Europe students get jazzed learning an American artform
January 15, 2009
HEIDELBERG, Germany — Jiggs Whigham heard a note he didn’t like, stopped the band and exhorted the players to have the notes clear in their heads before they tried to play them.
The way they were playing, he told them, "It’s kind of like the way I play pool." He struck a comic pose and took a palsied stroke meant as an imitation of a man bad at billiards. "Something, please go in!"
Did the band get mad? It did not. Because when it comes to Whigham, the players all have pretty much the same opinion of him: "He is an absolute genius," said 17-year-old Jared Taylor, a bassist and senior at Patch High School in Stuttgart.
Taylor is one of 35 Department of Defense Dependents Schools-Europe students attending the 26th annual jazz seminar, a weeklong festival that draws high schoolers from around the continent to practice an American art form that Whigham has spent his life trying to cultivate.
The seminar isn’t so much aimed at producing the next Dizzy Gillespie — who Whigham, by the by, played with — though that would be nice.
"We want them to be better players, but we want them to also go out — and Jiggs says this — to go out and spread the word of jazz to other kids," said Butch Wilcher, a Kaiserslautern middle- and high-school music teacher who is instructing breakout sessions for saxophonists at this year’s seminar.
Whether the students gathered this year will spread the word of jazz, they can’t say. The students themselves say that most of their friends aren’t really into it.
"The thing is, I like playing jazz, but not a whole lot of other people are into jazz," Taylor said. Most of his other friends who are into music are more likely to start a rock band, which is easier to get together.
For a rock band, he said, you just need a few guitars, a drummer, someone to sing.
"It’s hard to find a good trumpet player, a saxophone," and everything else that goes along with making a good jazz band, he said.
This week’s seminar is the one chance in a year — possibly a lifetime — to make that band.
A record number of DODDS-E students (122) auditioned for this year’s seminar, according to Jeff Pellaton, a Ramstein High School music teacher. One reason for the growing interest, he said, is "you cannot duplicate what we’re doing here at your school."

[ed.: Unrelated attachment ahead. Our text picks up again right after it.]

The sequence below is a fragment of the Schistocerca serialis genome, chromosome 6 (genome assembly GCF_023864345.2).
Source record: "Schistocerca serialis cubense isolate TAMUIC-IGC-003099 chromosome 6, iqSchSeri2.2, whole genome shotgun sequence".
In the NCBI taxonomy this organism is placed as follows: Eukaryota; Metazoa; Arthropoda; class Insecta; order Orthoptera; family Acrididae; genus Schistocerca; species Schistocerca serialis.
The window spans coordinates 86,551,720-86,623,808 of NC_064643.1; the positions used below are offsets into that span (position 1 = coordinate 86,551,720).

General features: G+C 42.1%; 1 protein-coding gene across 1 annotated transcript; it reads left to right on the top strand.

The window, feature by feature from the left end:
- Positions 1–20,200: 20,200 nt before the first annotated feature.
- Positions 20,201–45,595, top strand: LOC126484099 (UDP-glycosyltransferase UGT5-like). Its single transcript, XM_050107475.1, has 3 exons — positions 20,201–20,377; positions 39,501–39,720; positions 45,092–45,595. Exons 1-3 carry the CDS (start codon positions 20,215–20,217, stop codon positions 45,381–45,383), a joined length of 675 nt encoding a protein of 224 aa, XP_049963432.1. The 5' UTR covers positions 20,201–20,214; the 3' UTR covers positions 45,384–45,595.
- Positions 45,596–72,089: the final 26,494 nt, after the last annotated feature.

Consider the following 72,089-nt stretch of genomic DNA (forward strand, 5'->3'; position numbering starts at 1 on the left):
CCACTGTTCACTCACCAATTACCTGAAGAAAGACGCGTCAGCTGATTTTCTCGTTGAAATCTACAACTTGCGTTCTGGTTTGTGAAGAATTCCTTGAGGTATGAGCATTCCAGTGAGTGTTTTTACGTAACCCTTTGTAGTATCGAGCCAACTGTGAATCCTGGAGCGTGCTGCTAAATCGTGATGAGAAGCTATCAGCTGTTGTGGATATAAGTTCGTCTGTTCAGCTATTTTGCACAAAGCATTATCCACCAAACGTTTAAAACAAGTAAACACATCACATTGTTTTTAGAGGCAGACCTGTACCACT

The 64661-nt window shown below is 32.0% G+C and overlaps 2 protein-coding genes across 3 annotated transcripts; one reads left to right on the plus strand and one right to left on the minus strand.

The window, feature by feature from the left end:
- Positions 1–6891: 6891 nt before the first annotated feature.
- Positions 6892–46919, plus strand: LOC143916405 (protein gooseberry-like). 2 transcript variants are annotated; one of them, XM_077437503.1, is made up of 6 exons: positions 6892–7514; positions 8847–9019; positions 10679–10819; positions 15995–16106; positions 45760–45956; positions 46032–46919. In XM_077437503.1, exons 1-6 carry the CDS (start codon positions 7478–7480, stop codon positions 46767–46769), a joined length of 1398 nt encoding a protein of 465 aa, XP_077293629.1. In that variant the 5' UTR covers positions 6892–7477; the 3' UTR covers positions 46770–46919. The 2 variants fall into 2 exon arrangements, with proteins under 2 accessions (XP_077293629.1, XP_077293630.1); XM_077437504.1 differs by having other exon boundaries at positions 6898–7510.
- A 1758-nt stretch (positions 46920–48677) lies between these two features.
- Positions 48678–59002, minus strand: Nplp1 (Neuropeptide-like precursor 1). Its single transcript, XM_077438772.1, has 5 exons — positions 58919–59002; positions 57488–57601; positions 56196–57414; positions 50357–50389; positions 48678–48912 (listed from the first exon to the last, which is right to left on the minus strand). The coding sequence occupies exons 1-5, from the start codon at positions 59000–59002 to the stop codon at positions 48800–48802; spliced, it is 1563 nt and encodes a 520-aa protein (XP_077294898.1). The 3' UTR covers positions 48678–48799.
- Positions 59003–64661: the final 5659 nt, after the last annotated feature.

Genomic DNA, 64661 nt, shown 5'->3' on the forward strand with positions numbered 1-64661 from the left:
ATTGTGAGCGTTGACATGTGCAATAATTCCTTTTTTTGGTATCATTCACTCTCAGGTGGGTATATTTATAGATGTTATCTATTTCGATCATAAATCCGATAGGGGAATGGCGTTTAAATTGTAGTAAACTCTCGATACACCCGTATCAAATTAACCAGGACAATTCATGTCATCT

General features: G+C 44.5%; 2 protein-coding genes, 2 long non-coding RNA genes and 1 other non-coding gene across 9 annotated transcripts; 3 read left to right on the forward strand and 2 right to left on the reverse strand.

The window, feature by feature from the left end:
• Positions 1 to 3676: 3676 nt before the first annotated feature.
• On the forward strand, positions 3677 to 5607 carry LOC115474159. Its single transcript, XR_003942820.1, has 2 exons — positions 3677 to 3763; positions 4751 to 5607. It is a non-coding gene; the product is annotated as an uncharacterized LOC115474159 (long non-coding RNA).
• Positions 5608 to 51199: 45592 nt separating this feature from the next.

Reasons for that are myriad. Some schools are bigger than others; teachers have varying areas of expertise; students aren’t uniformly interested in the same things.
"Kids don’t find it cool anymore to play instruments," said Reggie Haines, a Vicenza, Italy, senior and tenor sax player, who said there is no jazz band at his school.
"But," he said, "when you do these things right here and you actually sound good as a band, it’s pretty cool."
Whigham, known better to the students and teachers here as Jiggs, is another draw. The 65-year-old trombonist, professor and band leader’s professional jazz career started when he was just 17, and he’s spent a lifetime playing with the likes of Ray Charles, Ella Fitzgerald, Stan Getz and at least 100 other big names.
"I’m just like, ‘Oh my gosh, I’m in the presence of a celebrity, a star," said Jordan Bush, a 17-year-old Heidelberg senior vocalist who plans on a career as a voice coach.
"These kids [might] go on to be lawyers and engineers, but music will be a part of their fabric," said Pellaton. "And they’ll encourage their children. If nothing else, we’ll build an audience for the next generation."
The band plays a community concert at 7 p.m. on Thursday at the Portland-Forum, Festhallenstrasse 1, Leimen/Heidelberg, Germany.